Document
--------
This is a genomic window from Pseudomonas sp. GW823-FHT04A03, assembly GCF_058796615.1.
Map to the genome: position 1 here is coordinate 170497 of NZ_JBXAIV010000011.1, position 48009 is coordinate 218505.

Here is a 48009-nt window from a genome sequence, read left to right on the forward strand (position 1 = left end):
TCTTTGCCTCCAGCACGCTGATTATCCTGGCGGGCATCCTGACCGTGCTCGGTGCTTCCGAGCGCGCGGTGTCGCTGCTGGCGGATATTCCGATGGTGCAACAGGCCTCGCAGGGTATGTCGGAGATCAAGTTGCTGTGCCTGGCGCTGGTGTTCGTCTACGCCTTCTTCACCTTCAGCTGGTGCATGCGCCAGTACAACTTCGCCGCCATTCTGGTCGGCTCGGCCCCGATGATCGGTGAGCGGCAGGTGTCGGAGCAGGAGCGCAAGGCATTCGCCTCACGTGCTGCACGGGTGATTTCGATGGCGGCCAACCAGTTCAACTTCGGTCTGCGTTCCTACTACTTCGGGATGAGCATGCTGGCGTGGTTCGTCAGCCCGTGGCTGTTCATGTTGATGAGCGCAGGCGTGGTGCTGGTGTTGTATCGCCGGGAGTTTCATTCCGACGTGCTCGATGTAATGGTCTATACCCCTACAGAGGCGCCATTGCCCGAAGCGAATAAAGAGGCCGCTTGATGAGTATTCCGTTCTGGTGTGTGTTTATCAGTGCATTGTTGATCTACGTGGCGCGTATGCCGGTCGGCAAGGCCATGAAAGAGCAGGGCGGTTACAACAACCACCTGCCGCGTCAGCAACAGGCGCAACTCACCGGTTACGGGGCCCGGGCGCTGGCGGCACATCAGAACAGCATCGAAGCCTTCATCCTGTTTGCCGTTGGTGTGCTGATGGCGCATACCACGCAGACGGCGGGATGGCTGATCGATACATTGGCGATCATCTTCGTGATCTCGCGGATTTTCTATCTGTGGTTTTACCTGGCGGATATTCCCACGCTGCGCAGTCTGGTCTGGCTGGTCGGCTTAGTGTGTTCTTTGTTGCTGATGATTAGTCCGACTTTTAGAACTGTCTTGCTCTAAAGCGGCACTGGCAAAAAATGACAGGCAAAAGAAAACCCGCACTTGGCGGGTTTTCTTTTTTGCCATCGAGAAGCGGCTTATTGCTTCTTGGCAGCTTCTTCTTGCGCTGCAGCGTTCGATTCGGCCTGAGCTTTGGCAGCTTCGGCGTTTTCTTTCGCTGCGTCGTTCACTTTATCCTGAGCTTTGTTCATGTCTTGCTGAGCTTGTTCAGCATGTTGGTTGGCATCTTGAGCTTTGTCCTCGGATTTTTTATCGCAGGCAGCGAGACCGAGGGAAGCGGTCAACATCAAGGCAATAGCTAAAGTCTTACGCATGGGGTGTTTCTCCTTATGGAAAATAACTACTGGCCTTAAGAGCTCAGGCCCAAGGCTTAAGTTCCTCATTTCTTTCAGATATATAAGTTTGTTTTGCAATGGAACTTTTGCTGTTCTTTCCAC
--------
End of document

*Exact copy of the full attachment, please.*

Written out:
This is a genomic window from Pseudomonas sp. GW823-FHT04A03, assembly GCF_058796615.1.
Map to the genome: position 1 here is coordinate 170497 of NZ_JBXAIV010000011.1, position 48009 is coordinate 218505.

Here is a 48009-nt window from a genome sequence, read left to right on the forward strand (position 1 = left end):
TCTTTGCCTCCAGCACGCTGATTATCCTGGCGGGCATCCTGACCGTGCTCGGTGCTTCCGAGCGCGCGGTGTCGCTGCTGGCGGATATTCCGATGGTGCAACAGGCCTCGCAGGGTATGTCGGAGATCAAGTTGCTGTGCCTGGCGCTGGTGTTCGTCTACGCCTTCTTCACCTTCAGCTGGTGCATGCGCCAGTACAACTTCGCCGCCATTCTGGTCGGCTCGGCCCCGATGATCGGTGAGCGGCAGGTGTCGGAGCAGGAGCGCAAGGCATTCGCCTCACGTGCTGCACGGGTGATTTCGATGGCGGCCAACCAGTTCAACTTCGGTCTGCGTTCCTACTACTTCGGGATGAGCATGCTGGCGTGGTTCGTCAGCCCGTGGCTGTTCATGTTGATGAGCGCAGGCGTGGTGCTGGTGTTGTATCGCCGGGAGTTTCATTCCGACGTGCTCGATGTAATGGTCTATACCCCTACAGAGGCGCCATTGCCCGAAGCGAATAAAGAGGCCGCTTGATGAGTATTCCGTTCTGGTGTGTGTTTATCAGTGCATTGTTGATCTACGTGGCGCGTATGCCGGTCGGCAAGGCCATGAAAGAGCAGGGCGGTTACAACAACCACCTGCCGCGTCAGCAACAGGCGCAACTCACCGGTTACGGGGCCCGGGCGCTGGCGGCACATCAGAACAGCATCGAAGCCTTCATCCTGTTTGCCGTTGGTGTGCTGATGGCGCATACCACGCAGACGGCGGGATGGCTGATCGATACATTGGCGATCATCTTCGTGATCTCGCGGATTTTCTATCTGTGGTTTTACCTGGCGGATATTCCCACGCTGCGCAGTCTGGTCTGGCTGGTCGGCTTAGTGTGTTCTTTGTTGCTGATGATTAGTCCGACTTTTAGAACTGTCTTGCTCTAAAGCGGCACTGGCAAAAAATGACAGGCAAAAGAAAACCCGCACTTGGCGGGTTTTCTTTTTTGCCATCGAGAAGCGGCTTATTGCTTCTTGGCAGCTTCTTCTTGCGCTGCAGCGTTCGATTCGGCCTGAGCTTTGGCAGCTTCGGCGTTTTCTTTCGCTGCGTCGTTCACTTTATCCTGAGCTTTGTTCATGTCTTGCTGAGCTTGTTCAGCATGTTGGTTGGCATCTTGAGCTTTGTCCTCGGATTTTTTATCGCAGGCAGCGAGACCGAGGGAAGCGGTCAACATCAAGGCAATAGCTAAAGTCTTACGCATGGGGTGTTTCTCCTTATGGAAAATAACTACTGGCCTTAAGAGCTCAGGCCCAAGGCTTAAGTTCCTCATTTCTTTCAGATATATAAGTTTGTTTTGCAATGGAACTTTTGCTGTTCTTTCCAC